Note: The pronouns 'we' and 'us' are used in reference to a collective body of folks who believe in Jesus. However, I do believe that parts of this post can be relevant to those outside the Christian faith.
A few days ago, a friend sent me a message; in it she wrote, "I don't know how to have faith anymore. I feel so angry at and hurt by religion and followers of it right now. I don't know how to reconcile my feelings and find a way to differentiate the Truth from what I feel drowned by."
I have a hunch that my friend isn't the only one who feels this way. 2016 has been a great big dumpster fire leaving many feeling exhausted, weepy, hoarse from screaming, and paralyzed. In this hell of a year, I've seen church-going, Jesus-loving people lose their cool and spew hateful words all in the name of trying to "spread truth." Speaking truth is one thing, but I tend to believe that truth should always be shared with love. But, what does this all mean?
First, I think it's becoming increasingly clear that we live in a post-truth society. We're inundated with fake news and we even have government officials who deny truths backed by science. This has even stretched into the church with Jen Hatmaker being attacked for her evolving views on gay marriage as many Evangelical believers shout at her for twisting truth.
I'm learning that I have to do more and more work to decipher fact from fiction lately. But when it comes to the Bible, I don't fact check it anymore--I take it as truth. However, I don't condemn fact checking of scripture; I actually think there is a time in many people's faith walk for fact checking scripture. For me, the Bible is truth, but that doesn't mean I understand everything in it. I don't have a theology degree, and I haven't studied Hebrew or Greek. I'm a Bible believing, Jesus loving Christian who still struggles to understand parts of scripture. And this is why I'm incredibly careful about having theological discussions with people. I don't want to misrepresent Jesus even more than I already do, and I don't want to alienate folks, either. I aim to speak truth in love, so here are some things I try to consider before engaging in conversations of theology:
What is the context of our conversation? In other words, what larger issues surround this theological issue? Sometimes I get so hung up on the surface level issue of a conversation that I neglect the bigger picture. Determining the issues that reside below the surface always helps me to understand the bigger picture to communicate truths more clearly and effectively. I also try to take into consideration my own biases keeping them and my emotions in check.
Where is this person at spiritually? I used to think that my job as a believer was to convert people to Christianity. I once interrupted a conversation in a college cafeteria to ask a person if they knew Jesus. I seriously did this, and it did not go well (#howembarrassing). If I had known about Nick Miller's panic moonwalk, I would've done it then.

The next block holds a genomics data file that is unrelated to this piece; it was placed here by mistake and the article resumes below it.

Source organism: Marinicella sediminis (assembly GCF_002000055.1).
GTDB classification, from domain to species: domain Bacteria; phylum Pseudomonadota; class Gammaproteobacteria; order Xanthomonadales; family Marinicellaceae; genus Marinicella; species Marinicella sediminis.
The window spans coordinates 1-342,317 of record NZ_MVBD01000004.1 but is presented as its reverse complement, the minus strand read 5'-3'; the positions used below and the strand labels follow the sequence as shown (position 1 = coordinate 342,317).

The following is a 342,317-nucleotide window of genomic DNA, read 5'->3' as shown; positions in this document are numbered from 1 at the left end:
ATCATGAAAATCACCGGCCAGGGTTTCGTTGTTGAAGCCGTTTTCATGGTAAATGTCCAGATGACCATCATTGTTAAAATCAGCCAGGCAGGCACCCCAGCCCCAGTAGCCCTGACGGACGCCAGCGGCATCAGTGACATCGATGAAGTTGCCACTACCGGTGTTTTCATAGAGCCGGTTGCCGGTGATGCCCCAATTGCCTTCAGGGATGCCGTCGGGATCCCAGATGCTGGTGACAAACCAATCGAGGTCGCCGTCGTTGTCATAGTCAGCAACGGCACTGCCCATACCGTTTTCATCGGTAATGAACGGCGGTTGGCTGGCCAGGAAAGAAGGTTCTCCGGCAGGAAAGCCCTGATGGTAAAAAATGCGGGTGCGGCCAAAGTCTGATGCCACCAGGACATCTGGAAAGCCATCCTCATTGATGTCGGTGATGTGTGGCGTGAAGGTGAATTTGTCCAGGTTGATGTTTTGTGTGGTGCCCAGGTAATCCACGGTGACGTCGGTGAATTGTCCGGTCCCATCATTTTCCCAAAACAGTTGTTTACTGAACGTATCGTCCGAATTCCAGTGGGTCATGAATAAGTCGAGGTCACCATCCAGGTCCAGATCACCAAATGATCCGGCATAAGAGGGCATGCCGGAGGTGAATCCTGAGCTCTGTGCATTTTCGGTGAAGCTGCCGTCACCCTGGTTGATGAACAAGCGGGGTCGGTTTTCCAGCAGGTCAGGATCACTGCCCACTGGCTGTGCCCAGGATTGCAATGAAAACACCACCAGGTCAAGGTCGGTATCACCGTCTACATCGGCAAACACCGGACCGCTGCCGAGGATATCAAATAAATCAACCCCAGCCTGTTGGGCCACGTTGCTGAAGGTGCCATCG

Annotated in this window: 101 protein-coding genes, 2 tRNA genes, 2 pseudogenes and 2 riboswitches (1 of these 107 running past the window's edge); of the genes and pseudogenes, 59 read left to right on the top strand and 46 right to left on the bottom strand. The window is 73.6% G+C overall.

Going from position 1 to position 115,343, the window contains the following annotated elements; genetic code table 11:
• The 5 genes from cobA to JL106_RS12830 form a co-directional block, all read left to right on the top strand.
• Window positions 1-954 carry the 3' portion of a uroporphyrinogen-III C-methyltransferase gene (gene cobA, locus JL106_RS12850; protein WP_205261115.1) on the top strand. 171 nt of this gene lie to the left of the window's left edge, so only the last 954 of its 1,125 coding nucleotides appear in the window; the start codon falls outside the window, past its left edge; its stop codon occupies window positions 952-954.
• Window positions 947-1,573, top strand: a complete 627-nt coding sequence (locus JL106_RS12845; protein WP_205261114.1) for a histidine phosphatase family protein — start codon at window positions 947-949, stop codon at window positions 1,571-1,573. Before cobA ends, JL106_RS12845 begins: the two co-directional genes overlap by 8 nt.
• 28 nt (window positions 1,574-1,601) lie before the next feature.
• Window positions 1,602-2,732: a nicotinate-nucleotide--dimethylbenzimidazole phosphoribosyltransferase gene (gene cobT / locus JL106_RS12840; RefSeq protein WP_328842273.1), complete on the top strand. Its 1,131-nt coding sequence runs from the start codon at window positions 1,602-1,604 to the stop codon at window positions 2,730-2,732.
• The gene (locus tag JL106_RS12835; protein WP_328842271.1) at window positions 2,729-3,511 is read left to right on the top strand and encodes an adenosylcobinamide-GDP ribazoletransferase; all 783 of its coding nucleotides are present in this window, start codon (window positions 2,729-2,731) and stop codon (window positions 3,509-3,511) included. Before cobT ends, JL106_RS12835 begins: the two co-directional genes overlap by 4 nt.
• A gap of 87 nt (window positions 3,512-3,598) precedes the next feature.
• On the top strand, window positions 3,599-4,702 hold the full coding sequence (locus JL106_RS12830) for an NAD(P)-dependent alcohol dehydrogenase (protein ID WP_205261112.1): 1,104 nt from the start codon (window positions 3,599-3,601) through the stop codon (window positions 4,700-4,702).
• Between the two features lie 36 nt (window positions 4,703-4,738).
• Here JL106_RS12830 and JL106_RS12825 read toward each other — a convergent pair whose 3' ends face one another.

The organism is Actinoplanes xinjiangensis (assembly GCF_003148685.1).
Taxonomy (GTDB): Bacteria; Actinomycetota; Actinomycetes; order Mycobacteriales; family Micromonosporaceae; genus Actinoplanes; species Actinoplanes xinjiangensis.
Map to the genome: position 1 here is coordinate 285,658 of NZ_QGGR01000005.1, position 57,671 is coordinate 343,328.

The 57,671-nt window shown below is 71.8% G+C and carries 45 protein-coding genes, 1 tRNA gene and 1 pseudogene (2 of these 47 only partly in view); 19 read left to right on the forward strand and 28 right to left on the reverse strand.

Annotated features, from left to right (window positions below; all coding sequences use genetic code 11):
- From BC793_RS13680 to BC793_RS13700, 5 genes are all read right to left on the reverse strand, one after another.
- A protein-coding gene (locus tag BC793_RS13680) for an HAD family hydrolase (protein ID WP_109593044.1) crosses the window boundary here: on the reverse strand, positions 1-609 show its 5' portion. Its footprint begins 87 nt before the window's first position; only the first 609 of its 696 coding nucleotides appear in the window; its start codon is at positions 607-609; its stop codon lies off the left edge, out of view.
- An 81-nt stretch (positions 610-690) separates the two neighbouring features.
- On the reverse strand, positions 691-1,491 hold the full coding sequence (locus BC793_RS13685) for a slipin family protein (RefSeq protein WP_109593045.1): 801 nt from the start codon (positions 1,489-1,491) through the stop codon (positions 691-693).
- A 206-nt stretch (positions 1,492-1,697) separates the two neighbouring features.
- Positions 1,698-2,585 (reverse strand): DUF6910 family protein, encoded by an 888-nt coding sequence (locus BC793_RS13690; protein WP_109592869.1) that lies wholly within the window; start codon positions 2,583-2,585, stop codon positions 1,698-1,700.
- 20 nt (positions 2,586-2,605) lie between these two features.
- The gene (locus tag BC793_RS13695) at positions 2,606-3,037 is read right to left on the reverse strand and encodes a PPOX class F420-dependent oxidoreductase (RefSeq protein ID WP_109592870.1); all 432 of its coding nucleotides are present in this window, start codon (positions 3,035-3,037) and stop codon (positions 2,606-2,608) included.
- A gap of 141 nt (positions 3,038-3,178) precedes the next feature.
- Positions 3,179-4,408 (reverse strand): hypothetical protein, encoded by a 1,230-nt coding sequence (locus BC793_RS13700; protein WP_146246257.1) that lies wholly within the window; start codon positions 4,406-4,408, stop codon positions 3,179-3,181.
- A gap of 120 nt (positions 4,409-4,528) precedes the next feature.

The older I get, the more convinced I am that my job is not to convert people. I do have a responsibility to share the gospel message with folks, but I no longer interrupt conversations to be "salt and light." Instead, I try to form relationships with people first, meeting their immediate need for companionship. And even then, after a relationship is formed, I use discretion when engaging in theological discussions so as not to alienate anyone. I'm more interested in building bridges than in tearing down wrong truths. With this mindset, I've still been able to forge incredible relationships with people who don't have the same spiritual beliefs as me. These people are just as important in my life as those who share my beliefs because they push me to have a more three-dimensional view of the world.
How can I reach common ground with this person in order to have a productive conversation? When we find even one thing that we can agree on with another person, we open a path to dialogue. I tend to agree with my man Socrates about dialogue being the way to understand complex issues. Contrary to current communication trends, people can have civil conversations about contentious topics, but it takes work on the part of all people engaged. We've gotta be just as eager to listen to people as we are to share our own opinions. Actively listening to people is tough work, but when we do it, we're often able to connect with people who initially seem vastly different than us.
Speaking the truth in love is more than saying only kind things. It actually requires us to be thoughtful with how we proceed in sharing truth. I'm learning that tough theological conversations are best had face to face and over a shared meal so we can pay attention to the entire person. If you are a Jesus believing Christian, then you and I have a responsibility to speak truth in love. The world is watching and listening to us right now. Let's take care with how we represent the Jesus we love.